Wednesday, February 23, 2011

Aftertime by Sophie Littlefield

Book Details
Aftertime by Sophie Littlefield
Paperback, 384 Pages
2011, Luna
ISBN: 0373803362

Awakening in a bleak landscape as scarred as her body, Cass Dollar vaguely recalls surviving something terrible. Having no idea how many weeks have passed, she slowly realizes the horrifying truth: Ruthie has vanished.

And with her, nearly all of civilization.

Where once-lush hills carried cars and commerce, the roads today see only cannibalistic Beaters—people turned hungry for human flesh by a government experiment gone wrong.

In a broken, barren California, Cass will undergo a harrowing quest to get Ruthie back. Few people trust an outsider, let alone a woman who became a zombie and somehow turned back, but she finds help from an enigmatic outlaw, Smoke. Smoke is her savior, and her safety.

For the Beaters are out there.

And the humans grip at survival with their trigger fingers. Especially when they learn that she and Ruthie have become the most feared, and desired, of weapons in a brave new world….

I love zombie novels and Aftertime is just that. The Beaters in Aftertime are zombies, and what I loved most about this book is that there is an explanation as to why they came about. The world in Aftertime was post-apocalyptic well before the Beaters were created. In trying to save the people of the United States, the government screwed up, sending seeds for blueleaf mixed with the kaysev seeds. Kaysev seeds grow into plants that contained all human dietary requirements. Blueleaf causes an illness that eventually turns people into flesh-eating monsters.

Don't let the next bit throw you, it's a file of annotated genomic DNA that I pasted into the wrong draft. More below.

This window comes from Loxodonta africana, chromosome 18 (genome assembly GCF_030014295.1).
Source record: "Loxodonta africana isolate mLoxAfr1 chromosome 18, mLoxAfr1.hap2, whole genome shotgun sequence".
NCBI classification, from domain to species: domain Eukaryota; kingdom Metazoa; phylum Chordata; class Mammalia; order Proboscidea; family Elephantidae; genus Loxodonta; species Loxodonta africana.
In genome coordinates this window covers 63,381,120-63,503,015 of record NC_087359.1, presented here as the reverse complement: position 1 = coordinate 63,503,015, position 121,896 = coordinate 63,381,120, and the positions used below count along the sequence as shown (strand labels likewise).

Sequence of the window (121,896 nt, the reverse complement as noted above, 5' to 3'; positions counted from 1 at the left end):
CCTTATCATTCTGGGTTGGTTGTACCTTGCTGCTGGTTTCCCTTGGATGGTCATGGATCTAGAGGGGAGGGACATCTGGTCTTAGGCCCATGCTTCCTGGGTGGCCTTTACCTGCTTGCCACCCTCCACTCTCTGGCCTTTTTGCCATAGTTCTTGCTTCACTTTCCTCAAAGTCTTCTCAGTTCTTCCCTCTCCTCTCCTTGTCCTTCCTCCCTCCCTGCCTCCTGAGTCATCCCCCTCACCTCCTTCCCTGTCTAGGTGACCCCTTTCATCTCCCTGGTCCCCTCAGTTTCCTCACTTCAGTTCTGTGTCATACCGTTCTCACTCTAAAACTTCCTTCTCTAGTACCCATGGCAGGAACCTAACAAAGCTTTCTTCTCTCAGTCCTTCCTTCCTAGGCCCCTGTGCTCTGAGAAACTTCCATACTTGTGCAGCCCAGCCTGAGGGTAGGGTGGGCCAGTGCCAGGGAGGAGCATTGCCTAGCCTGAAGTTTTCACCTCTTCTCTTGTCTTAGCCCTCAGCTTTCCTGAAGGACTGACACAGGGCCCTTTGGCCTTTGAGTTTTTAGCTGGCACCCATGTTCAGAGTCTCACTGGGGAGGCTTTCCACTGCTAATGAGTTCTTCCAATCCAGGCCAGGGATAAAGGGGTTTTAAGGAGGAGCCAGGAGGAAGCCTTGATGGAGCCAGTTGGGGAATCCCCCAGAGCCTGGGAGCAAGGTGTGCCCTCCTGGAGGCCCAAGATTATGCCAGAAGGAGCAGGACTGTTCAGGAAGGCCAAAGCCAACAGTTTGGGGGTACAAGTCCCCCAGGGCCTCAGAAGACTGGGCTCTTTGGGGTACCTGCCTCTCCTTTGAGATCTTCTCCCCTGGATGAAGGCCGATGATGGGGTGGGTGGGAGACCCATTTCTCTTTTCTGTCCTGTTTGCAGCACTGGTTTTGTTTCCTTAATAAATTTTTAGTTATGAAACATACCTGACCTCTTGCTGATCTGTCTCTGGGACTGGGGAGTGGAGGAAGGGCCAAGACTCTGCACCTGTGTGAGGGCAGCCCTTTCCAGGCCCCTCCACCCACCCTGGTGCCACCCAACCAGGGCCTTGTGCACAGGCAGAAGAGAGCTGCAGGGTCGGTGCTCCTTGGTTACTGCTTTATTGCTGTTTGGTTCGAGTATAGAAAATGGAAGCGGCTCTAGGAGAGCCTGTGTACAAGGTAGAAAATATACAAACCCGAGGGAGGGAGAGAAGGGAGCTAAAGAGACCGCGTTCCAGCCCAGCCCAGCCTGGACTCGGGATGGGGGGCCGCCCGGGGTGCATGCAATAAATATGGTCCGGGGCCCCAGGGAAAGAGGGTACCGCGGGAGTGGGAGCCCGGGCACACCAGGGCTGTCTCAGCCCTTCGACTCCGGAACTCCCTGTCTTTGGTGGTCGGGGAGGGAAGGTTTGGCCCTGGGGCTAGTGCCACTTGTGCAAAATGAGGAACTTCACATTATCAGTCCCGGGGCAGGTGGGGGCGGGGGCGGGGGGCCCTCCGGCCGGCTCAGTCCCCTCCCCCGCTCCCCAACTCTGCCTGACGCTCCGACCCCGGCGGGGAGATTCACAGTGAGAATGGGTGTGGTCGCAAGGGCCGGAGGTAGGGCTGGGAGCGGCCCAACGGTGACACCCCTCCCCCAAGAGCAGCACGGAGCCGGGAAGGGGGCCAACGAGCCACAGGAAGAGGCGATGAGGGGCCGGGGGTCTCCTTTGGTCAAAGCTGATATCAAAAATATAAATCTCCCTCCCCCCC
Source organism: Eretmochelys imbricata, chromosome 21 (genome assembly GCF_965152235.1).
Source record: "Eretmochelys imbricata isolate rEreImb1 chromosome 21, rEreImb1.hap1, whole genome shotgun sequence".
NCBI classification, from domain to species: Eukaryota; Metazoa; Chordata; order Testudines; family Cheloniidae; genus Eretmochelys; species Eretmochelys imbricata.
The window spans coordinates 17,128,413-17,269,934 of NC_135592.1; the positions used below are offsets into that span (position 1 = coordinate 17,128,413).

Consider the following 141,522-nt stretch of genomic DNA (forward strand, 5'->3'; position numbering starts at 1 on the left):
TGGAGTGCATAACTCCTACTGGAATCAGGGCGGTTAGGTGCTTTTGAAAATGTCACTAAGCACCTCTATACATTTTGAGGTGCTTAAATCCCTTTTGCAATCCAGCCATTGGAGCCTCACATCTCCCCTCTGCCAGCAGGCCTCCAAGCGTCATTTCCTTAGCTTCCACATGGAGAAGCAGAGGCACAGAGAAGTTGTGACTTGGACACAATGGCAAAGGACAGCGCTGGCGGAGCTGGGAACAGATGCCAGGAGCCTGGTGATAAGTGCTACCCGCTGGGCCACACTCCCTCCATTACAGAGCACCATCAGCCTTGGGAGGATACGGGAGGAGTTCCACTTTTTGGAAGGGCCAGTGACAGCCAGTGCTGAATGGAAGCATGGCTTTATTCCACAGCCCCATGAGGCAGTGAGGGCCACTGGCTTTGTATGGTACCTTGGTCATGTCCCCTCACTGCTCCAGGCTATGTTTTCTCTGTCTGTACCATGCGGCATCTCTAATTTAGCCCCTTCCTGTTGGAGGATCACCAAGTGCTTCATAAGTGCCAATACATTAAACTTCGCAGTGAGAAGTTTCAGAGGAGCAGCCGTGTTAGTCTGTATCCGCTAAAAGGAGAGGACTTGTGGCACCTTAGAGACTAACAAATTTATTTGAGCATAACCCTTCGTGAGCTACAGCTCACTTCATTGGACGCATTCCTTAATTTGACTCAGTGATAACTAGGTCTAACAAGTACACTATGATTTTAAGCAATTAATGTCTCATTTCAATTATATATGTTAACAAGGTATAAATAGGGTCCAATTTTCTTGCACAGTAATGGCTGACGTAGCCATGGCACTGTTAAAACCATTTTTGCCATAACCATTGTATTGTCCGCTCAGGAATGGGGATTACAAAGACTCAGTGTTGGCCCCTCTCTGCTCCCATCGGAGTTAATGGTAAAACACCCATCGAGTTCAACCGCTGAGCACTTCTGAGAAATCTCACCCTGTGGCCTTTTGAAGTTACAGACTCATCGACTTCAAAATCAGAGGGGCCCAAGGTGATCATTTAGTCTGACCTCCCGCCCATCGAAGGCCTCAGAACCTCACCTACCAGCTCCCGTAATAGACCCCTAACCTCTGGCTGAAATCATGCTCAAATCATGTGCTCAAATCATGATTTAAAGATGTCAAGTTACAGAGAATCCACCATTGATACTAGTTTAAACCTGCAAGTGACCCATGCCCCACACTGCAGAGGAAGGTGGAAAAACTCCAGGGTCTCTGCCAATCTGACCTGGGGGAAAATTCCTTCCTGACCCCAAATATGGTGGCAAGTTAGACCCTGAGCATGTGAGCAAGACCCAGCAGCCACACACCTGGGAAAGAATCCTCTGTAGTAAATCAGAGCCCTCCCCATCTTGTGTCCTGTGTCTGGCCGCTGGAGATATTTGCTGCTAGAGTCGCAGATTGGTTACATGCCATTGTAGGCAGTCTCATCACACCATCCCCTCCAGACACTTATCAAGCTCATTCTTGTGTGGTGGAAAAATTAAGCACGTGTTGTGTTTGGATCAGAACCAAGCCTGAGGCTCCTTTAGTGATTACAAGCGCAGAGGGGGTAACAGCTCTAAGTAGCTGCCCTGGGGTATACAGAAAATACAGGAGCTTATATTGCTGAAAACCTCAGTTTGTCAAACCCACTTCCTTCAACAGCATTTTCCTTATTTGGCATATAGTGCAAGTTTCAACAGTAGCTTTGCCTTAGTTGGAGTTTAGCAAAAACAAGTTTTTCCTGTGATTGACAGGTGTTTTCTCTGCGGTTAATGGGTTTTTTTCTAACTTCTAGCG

Another thing I really enjoyed about Aftertime is the idea of a community that thrives due to people's vices. We often see criminal types making up the majority of survivors in post-apocalyptic societies, but the focus is usually on their violence. In Aftertime there is a community which caters to alcoholics, drug addicts and those looking for prostitution. I was impressed by the scope of the operation as well as with the creation of it. In a world such as this, why wouldn't there be a significant portion of the population looking for escape and oblivion? It was very realistic and made me want to see something like it in all zombie tainted societies.

I had a bit of a problem with Cass. She's a recovering alcoholic searching for her 3 year old daughter. Before the apocalypse, Ruthie, her daughter, was living with Cass's mother and stepfather. Cass takes her daughter back, only to have something happen and lose her again. She can't remember. Yup, amnesia. As Cass searches and searches, her memory slowly begins to return. The memories eventually become a large part of the story, but the bits and pieces of information are revealed way too slowly and the first half of the story drags because of it.

Cass is a hard to like character. She joins up with Smoke as she searches for Ruthie and a romance of sorts begins. It's not romantic - it's not meant to be - but it's understandable given Cass's personality. She's cynical to the point of annoyance. She's lived a hard life of alcoholism and its resulting promiscuity. I've got no problem with that. I do have a problem with trying to root for her. Should she get her daughter back? Yes. Do I like her as a person? Absolutely not. She's cold and honestly I think I would have liked her better back when she was drunk and slutty.

The world in Aftertime is fantastic. The different groups of people who survive and they way they live is deep and thoroughly interesting. The background as to how the world, including the zombies, came about is wonderful and much appreciated. Everything about this book is outstanding, if only Cass had been more likable and her amnesia hadn't been so drawn out. I just couldn't love Aftertime since I hated the main character.


Sophie Littlefield's

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